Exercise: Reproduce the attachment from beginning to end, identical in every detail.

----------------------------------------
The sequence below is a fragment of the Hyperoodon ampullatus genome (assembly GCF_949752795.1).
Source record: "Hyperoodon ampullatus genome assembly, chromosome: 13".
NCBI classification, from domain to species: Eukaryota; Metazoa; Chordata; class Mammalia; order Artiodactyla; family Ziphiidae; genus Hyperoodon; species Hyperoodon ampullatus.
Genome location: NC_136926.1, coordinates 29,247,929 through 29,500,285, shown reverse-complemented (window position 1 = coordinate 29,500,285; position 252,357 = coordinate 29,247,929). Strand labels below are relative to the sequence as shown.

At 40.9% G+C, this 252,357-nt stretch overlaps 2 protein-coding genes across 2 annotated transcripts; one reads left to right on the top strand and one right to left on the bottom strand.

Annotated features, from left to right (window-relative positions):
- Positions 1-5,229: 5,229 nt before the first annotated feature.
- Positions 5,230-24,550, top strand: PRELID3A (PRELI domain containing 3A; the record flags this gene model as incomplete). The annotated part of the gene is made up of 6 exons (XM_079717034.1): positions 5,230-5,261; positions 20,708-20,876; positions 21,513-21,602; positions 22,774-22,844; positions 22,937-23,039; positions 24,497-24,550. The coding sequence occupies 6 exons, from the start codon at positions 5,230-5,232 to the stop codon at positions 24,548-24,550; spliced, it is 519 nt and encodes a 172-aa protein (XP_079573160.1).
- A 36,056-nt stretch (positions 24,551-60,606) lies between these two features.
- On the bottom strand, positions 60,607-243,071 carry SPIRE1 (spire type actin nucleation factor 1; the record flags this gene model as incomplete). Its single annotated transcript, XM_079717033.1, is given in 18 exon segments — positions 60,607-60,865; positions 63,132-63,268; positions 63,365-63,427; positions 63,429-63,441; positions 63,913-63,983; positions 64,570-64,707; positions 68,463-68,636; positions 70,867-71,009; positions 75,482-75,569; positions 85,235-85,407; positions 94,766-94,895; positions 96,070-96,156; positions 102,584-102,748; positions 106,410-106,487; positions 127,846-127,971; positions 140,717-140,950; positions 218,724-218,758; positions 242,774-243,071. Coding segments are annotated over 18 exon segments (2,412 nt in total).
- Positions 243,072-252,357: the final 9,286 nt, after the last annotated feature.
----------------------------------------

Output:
The sequence below is a fragment of the Hyperoodon ampullatus genome (assembly GCF_949752795.1).
Source record: "Hyperoodon ampullatus genome assembly, chromosome: 13".
NCBI classification, from domain to species: Eukaryota; Metazoa; Chordata; class Mammalia; order Artiodactyla; family Ziphiidae; genus Hyperoodon; species Hyperoodon ampullatus.
Genome location: NC_136926.1, coordinates 29,247,929 through 29,500,285, shown reverse-complemented (window position 1 = coordinate 29,500,285; position 252,357 = coordinate 29,247,929). Strand labels below are relative to the sequence as shown.

At 40.9% G+C, this 252,357-nt stretch overlaps 2 protein-coding genes across 2 annotated transcripts; one reads left to right on the top strand and one right to left on the bottom strand.

Annotated features, from left to right (window-relative positions):
- Positions 1-5,229: 5,229 nt before the first annotated feature.
- Positions 5,230-24,550, top strand: PRELID3A (PRELI domain containing 3A; the record flags this gene model as incomplete). The annotated part of the gene is made up of 6 exons (XM_079717034.1): positions 5,230-5,261; positions 20,708-20,876; positions 21,513-21,602; positions 22,774-22,844; positions 22,937-23,039; positions 24,497-24,550. The coding sequence occupies 6 exons, from the start codon at positions 5,230-5,232 to the stop codon at positions 24,548-24,550; spliced, it is 519 nt and encodes a 172-aa protein (XP_079573160.1).
- A 36,056-nt stretch (positions 24,551-60,606) lies between these two features.
- On the bottom strand, positions 60,607-243,071 carry SPIRE1 (spire type actin nucleation factor 1; the record flags this gene model as incomplete). Its single annotated transcript, XM_079717033.1, is given in 18 exon segments — positions 60,607-60,865; positions 63,132-63,268; positions 63,365-63,427; positions 63,429-63,441; positions 63,913-63,983; positions 64,570-64,707; positions 68,463-68,636; positions 70,867-71,009; positions 75,482-75,569; positions 85,235-85,407; positions 94,766-94,895; positions 96,070-96,156; positions 102,584-102,748; positions 106,410-106,487; positions 127,846-127,971; positions 140,717-140,950; positions 218,724-218,758; positions 242,774-243,071. Coding segments are annotated over 18 exon segments (2,412 nt in total).
- Positions 243,072-252,357: the final 9,286 nt, after the last annotated feature.